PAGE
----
What is the Bishop in a game of Chess? How does the Bishop work?

The Bishop, a unique piece with an elevated top that often has a slit running through. The game of chess has 4 Bishops in total, two of each colour. Both are stationed either side of the King and Queen and therefore referenced as the ‘Kingside’ Or ‘Queenside’ Bishop. The piece very much equates to the value of a Knight piece but is used for much more long range execution. We will explore exacly why the bishop is a ‘long range’ execution piece and how it can be utilised to check or checkmate your opponent.



The Position of the Bishop


Highlighted above, the white Bishops are visible in the coordinates C1 and F1 and for the opponent, in C8 and F8.

What is the Value of the Bishop?

As mentioned above, the value of the bishop equates to that of the Knight; 3 points. Therefore, although this is a long range piece, it is less valuable than the Rook. In comparison to a pawn, however, losing your Bishop piece would leave you at a significant disadvantage.

How does the Bishop work?

The Bishop piece is the only piece on the board that moves diagonally aside from the Queen (The pawn only eliminates diagonally but moves straight). The Bishop cannot hop over other pieces and if a piece is in the way, this limits the range of movement for the Bishop to attack.


Bishop movement

In the above diagram, the white Bishop can attack diagonally, both forwards or backwards to eliminate a piece. A Bishop that has started on the lighter squares can only move on these squares respectively and likewise for a Bishop that has started on the darker squares.


Both of these Bishops control a huge number of squares and therefore can be an incredible threat to your opponent.

How effective is the Bishop?

Opening: Opening the play for the Bishop to take maximum effect is very important. It is no good sitting on the back rank of your chess pieces so open diagonals are what you should be looking for. Once the pawns are out the way, either by elimination or by further advancement, the Bishops can start being utilised. The Bishops are long range pieces, therefore, they are not advantageous sitting in the middle of the board, but rather, striking from the flanks inwards.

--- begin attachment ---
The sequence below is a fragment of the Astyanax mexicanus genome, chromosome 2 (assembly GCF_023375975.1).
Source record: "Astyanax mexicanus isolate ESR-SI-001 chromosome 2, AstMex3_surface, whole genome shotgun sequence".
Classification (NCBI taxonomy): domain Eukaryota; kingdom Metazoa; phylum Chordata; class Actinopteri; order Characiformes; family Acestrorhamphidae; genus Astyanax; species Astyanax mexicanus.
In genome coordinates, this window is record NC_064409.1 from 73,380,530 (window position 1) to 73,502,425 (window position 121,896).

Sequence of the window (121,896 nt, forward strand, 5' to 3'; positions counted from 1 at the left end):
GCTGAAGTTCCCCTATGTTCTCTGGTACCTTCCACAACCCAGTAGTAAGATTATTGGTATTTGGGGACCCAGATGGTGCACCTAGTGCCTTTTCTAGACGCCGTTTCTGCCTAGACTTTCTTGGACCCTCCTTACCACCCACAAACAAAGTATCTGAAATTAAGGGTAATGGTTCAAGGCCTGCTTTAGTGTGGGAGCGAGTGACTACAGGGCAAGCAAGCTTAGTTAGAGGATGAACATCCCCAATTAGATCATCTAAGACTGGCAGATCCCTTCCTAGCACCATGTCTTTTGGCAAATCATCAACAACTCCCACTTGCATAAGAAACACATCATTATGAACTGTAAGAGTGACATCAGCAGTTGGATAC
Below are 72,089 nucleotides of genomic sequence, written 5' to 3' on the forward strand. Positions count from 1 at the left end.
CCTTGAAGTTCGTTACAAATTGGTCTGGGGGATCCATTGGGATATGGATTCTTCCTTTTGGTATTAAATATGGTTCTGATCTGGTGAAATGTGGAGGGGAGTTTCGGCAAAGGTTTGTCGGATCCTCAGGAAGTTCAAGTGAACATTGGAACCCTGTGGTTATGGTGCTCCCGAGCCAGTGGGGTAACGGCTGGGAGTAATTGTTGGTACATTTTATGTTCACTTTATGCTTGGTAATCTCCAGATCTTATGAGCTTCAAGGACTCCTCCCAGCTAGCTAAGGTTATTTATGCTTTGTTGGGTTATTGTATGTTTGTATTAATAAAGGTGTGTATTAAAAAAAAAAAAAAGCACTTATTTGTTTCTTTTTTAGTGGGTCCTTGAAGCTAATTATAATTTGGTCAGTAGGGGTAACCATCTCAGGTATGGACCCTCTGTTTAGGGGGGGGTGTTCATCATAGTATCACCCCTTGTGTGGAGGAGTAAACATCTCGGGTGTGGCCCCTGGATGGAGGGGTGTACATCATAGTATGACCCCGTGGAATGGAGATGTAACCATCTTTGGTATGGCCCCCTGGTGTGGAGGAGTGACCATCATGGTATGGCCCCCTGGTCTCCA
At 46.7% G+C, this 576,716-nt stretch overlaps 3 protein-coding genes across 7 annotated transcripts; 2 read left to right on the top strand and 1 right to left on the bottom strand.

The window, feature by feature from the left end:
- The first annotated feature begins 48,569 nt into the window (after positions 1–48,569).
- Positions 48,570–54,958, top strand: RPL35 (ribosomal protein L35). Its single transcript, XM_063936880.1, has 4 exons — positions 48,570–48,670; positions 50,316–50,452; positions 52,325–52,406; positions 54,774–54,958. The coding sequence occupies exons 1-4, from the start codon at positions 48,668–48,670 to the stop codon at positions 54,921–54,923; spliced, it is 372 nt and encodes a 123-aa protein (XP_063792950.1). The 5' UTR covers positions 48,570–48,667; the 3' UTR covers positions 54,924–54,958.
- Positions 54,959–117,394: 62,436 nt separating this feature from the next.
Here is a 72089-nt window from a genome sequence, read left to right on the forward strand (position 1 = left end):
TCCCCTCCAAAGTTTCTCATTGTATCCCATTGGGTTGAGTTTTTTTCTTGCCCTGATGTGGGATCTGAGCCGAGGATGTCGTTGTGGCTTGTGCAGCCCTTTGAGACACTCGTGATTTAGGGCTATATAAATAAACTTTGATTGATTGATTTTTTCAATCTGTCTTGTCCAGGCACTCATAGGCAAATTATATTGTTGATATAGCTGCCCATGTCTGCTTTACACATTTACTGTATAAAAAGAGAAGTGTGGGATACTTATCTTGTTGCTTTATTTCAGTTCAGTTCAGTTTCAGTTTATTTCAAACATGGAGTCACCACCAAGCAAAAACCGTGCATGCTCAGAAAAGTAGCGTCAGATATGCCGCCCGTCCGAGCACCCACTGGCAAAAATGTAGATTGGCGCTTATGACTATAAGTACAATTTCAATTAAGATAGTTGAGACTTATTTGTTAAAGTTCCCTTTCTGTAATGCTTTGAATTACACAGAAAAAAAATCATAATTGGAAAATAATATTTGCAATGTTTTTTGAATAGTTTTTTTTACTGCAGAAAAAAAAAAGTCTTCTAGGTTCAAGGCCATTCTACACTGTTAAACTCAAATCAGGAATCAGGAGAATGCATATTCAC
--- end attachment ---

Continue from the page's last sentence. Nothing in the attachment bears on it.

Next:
Good And Bad Bishops: Bishops are often misunderstood, partly due to their value, as this remains in conflict with the Knight (Both valued at 3 points), therefore a number of players will be unwilling to trade their Bishops or perhaps feel they prefer their Knights over the Bishop. Ideally, the chess game itself will give a good idea as to whether the Bishop is good or bad. In order to declare a Bishop as a good, open space is needed in order to exert its influence.

Good Bishop: Has other targets on it’s squares that allows you to potentially prove a threat to your opponent

Bad Bishop: Can sometimes be blocked by your own pawns, but more importantly does not have any potential targets on the squares that it can move.

Active Bishops: In order to activate a Bishop, one must move it beyond the rank of pawns. A Bishop sat behind the rank of pawns is regarded to as a ‘passive Bishop’. A better technique would be to involve the Bishop into play as soon as possible.